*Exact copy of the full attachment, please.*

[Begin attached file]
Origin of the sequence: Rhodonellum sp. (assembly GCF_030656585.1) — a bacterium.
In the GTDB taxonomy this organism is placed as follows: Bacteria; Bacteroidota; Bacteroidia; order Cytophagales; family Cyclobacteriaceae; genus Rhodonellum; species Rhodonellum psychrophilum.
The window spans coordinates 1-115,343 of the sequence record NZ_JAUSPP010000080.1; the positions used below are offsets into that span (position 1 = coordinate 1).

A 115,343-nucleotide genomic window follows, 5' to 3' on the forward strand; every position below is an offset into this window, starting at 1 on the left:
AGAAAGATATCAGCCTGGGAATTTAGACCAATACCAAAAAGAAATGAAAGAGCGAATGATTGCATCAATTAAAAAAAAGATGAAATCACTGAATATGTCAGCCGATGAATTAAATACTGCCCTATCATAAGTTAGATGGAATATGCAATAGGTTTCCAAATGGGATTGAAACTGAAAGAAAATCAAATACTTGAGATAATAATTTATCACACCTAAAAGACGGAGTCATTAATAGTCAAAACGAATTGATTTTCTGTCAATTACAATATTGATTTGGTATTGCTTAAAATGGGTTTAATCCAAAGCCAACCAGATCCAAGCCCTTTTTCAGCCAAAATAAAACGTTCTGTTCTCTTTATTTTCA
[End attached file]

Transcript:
Origin of the sequence: Rhodonellum sp. (assembly GCF_030656585.1) — a bacterium.
In the GTDB taxonomy this organism is placed as follows: Bacteria; Bacteroidota; Bacteroidia; order Cytophagales; family Cyclobacteriaceae; genus Rhodonellum; species Rhodonellum psychrophilum.
The window spans coordinates 1-115,343 of the sequence record NZ_JAUSPP010000080.1; the positions used below are offsets into that span (position 1 = coordinate 1).

A 115,343-nucleotide genomic window follows, 5' to 3' on the forward strand; every position below is an offset into this window, starting at 1 on the left:
AGAAAGATATCAGCCTGGGAATTTAGACCAATACCAAAAAGAAATGAAAGAGCGAATGATTGCATCAATTAAAAAAAAGATGAAATCACTGAATATGTCAGCCGATGAATTAAATACTGCCCTATCATAAGTTAGATGGAATATGCAATAGGTTTCCAAATGGGATTGAAACTGAAAGAAAATCAAATACTTGAGATAATAATTTATCACACCTAAAAGACGGAGTCATTAATAGTCAAAACGAATTGATTTTCTGTCAATTACAATATTGATTTGGTATTGCTTAAAATGGGTTTAATCCAAAGCCAACCAGATCCAAGCCCTTTTTCAGCCAAAATAAAACGTTCTGTTCTCTTTATTTTCA